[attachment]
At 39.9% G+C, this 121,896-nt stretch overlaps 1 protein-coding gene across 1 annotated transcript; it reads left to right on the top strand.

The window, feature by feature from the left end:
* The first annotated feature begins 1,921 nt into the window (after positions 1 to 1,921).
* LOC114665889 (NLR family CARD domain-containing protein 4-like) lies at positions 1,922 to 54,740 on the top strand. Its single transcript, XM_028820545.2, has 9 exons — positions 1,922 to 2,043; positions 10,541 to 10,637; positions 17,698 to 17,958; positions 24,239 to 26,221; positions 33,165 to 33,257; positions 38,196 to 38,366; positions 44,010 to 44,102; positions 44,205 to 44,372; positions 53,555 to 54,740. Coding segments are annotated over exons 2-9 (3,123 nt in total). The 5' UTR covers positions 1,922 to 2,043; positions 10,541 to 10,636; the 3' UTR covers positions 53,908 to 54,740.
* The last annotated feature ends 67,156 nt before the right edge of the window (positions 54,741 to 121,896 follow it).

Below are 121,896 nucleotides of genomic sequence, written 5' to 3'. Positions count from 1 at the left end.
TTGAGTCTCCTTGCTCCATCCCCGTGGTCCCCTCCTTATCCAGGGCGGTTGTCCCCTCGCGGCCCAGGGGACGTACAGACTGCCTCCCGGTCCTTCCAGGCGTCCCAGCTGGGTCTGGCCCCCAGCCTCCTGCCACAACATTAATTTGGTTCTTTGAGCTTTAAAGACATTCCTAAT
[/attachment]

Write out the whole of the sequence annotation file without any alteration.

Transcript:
At 39.9% G+C, this 121,896-nt stretch overlaps 1 protein-coding gene across 1 annotated transcript; it reads left to right on the top strand.

The window, feature by feature from the left end:
* The first annotated feature begins 1,921 nt into the window (after positions 1 to 1,921).
* LOC114665889 (NLR family CARD domain-containing protein 4-like) lies at positions 1,922 to 54,740 on the top strand. Its single transcript, XM_028820545.2, has 9 exons — positions 1,922 to 2,043; positions 10,541 to 10,637; positions 17,698 to 17,958; positions 24,239 to 26,221; positions 33,165 to 33,257; positions 38,196 to 38,366; positions 44,010 to 44,102; positions 44,205 to 44,372; positions 53,555 to 54,740. Coding segments are annotated over exons 2-9 (3,123 nt in total). The 5' UTR covers positions 1,922 to 2,043; positions 10,541 to 10,636; the 3' UTR covers positions 53,908 to 54,740.
* The last annotated feature ends 67,156 nt before the right edge of the window (positions 54,741 to 121,896 follow it).

Below are 121,896 nucleotides of genomic sequence, written 5' to 3'. Positions count from 1 at the left end.
TTGAGTCTCCTTGCTCCATCCCCGTGGTCCCCTCCTTATCCAGGGCGGTTGTCCCCTCGCGGCCCAGGGGACGTACAGACTGCCTCCCGGTCCTTCCAGGCGTCCCAGCTGGGTCTGGCCCCCAGCCTCCTGCCACAACATTAATTTGGTTCTTTGAGCTTTAAAGACATTCCTAAT